As 2019 marks the centenary anniversary of the Indian Scout – especially with the release of two new special edition models – there’s no better time to look back at the history of this iconic bike and see how it all began, way back when.
In 1919, Indian motorcycle racer and engineer Charles B Franklin designed the very first Scout, or G-20, which was introduced as a 2020 model. The G-20 was certainly a hit with US bikers due to its side-valve V-twin engine. This allowed for a geared primary drive. It also wiped the floor of 606cc engines in its original incarnation, catapulting the Scout into an industry front-runner.
The engine size had increased to 745cc by 1927 due to the growing popularity of the Excelsior Super X. A front brake had also been implemented by the following year.
Enjoy more Old Bike Mart reading in the monthly newspaper.
Click here to subscribe & save.
After the last adjustments to the original, the 101 Scout appeared in mid-1928, introducing a new frame, a lowered seat height and an extended wheelbase. Many of the 101’s features, including the rear sub-frame and wheelbase, came from the Indian 401. At the time this was still in development.
The 101 Scout offered a 740cc engine and was praised for its handling, becoming the ‘bike to have’ for racers and trick riders. Despite this, it didn’t have a particularly long production run as the Great Depression pushed Indian to the point of bankruptcy, eventually leading the company to be bought out by the DuPont family.
Chief and Four
By 1931, to save on resources and cost, the decision was made to design a more economic frame. With some design changes, the new frame was used on Chief and Four. They were the then-latest models in the Scout range, ending production on the 101 Scout.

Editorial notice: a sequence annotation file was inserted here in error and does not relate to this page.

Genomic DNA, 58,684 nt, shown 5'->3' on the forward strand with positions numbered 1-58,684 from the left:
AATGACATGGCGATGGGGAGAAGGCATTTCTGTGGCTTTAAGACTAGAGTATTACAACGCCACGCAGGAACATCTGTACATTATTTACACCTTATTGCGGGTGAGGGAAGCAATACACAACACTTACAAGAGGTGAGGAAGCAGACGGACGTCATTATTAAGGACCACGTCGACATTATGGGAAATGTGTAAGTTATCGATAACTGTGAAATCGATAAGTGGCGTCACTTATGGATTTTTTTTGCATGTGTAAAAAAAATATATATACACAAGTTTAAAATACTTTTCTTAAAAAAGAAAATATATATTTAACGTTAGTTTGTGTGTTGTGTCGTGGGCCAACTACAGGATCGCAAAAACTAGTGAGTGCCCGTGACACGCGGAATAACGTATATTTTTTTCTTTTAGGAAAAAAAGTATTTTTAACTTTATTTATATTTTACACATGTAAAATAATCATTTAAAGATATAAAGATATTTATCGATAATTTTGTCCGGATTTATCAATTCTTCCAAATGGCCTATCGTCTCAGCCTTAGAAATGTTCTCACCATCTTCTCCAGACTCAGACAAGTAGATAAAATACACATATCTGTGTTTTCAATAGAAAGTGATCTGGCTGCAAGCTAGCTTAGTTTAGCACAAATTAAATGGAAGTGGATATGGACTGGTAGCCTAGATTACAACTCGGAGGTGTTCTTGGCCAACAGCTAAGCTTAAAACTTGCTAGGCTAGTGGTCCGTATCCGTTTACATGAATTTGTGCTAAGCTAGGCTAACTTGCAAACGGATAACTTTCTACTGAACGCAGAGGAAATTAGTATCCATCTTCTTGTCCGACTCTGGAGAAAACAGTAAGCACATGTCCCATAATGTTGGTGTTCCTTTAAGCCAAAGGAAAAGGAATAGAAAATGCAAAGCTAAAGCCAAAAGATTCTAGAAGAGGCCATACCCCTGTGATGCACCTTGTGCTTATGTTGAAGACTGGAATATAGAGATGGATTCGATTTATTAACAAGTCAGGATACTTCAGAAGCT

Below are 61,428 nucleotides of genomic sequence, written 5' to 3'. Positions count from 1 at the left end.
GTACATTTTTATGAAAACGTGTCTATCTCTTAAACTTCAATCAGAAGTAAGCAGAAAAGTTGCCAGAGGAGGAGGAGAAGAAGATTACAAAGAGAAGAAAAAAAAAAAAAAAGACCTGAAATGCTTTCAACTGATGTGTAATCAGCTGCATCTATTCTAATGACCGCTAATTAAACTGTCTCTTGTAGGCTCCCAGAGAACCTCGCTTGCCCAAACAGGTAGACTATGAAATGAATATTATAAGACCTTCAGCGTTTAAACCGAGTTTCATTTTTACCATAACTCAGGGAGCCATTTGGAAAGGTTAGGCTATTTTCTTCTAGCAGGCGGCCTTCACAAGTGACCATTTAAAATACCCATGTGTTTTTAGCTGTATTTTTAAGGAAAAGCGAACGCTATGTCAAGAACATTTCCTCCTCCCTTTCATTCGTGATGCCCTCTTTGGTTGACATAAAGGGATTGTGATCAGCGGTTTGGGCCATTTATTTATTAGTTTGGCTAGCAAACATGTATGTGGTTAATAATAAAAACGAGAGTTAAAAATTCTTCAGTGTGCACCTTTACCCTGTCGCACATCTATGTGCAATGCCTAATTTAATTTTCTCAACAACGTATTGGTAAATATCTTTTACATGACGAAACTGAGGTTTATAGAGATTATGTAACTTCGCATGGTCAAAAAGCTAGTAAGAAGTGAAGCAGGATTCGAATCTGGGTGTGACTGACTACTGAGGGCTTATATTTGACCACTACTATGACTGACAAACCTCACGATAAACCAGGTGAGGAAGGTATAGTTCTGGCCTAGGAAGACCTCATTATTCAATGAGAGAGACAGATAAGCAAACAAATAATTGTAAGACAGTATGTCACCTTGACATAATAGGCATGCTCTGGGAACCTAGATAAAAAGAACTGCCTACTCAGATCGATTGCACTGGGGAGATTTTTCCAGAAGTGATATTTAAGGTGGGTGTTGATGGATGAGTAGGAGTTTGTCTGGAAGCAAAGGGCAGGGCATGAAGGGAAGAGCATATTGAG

The following years witnessed a wide variety of designs enter the Scout family. This included the Standard (1932-1937), the Thirty-Fifty (1934-1942), the military versions developed for WWII, and the most recent 2015 Scout, plus, the new special edition bikes: the Scout 100th Anniversary and the Scout Bobber Twenty.
Only 750 of these bikes are available. The 100th Anniversary edition’s design is reminiscent of the 101 Scout. It dons the memorable Indian motorcycle red paint with gold trimming to complement the anniversary badge. It also has a leather solo seat, luggage rack, black wire wheels and beach bars.
The Bobber, on the other hand, pays homage to the original G-20. This includes 10-inch Ape Hanger Handlebars and an ergonomic floating saddle, with some versions having an anti-lock brake system.
The Scout lineage has certainly become a household name over the years, making this centenary anniversary a well-deserved one.
Make the images shown here your own by visiting Mortons Archive and discovering millions of fantastic motorcycling images.